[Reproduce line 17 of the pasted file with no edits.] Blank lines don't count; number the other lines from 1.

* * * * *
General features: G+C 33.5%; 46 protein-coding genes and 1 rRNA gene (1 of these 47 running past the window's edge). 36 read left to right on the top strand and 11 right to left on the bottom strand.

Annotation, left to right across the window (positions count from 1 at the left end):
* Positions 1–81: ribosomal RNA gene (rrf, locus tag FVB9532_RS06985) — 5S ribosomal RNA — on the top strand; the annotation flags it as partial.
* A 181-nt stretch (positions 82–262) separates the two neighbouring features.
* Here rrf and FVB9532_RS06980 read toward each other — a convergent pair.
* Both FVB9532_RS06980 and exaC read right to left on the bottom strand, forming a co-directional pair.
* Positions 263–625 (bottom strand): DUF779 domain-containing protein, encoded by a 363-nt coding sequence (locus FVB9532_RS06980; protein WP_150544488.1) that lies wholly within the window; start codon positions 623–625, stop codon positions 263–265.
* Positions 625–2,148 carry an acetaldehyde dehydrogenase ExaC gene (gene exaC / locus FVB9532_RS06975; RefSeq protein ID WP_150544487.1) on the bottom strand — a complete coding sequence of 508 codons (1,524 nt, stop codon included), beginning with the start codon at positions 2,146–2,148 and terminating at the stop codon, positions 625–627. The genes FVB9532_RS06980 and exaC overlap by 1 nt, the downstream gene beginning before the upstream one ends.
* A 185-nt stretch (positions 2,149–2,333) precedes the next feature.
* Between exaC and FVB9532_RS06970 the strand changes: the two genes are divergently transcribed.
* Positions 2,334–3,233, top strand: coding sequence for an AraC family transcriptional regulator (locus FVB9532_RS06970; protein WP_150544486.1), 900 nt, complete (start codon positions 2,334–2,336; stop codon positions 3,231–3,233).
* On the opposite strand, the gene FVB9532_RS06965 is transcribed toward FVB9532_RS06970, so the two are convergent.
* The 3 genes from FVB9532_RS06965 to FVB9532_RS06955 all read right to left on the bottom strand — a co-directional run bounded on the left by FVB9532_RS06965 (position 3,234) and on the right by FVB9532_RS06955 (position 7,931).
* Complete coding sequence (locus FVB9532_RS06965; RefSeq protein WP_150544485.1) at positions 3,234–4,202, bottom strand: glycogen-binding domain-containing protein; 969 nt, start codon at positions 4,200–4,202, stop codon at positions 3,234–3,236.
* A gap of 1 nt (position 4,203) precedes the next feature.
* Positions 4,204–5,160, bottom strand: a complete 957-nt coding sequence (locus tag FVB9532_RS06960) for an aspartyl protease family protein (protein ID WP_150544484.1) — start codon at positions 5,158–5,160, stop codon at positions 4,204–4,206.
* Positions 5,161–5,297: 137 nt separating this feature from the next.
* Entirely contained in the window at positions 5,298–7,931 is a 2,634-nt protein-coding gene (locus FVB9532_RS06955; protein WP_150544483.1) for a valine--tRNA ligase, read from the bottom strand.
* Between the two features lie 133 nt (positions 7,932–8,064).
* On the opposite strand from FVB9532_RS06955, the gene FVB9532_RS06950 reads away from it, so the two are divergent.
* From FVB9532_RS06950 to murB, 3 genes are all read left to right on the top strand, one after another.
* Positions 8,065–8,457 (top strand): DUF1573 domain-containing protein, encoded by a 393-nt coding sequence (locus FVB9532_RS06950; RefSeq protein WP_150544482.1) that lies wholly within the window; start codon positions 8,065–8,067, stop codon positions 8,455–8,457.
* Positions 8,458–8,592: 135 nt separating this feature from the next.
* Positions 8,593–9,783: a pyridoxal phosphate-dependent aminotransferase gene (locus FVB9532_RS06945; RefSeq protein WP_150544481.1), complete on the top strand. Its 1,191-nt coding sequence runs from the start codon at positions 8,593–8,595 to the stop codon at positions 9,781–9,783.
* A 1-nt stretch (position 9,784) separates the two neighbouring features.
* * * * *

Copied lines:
* Positions 5,161–5,297: 137 nt separating this feature from the next.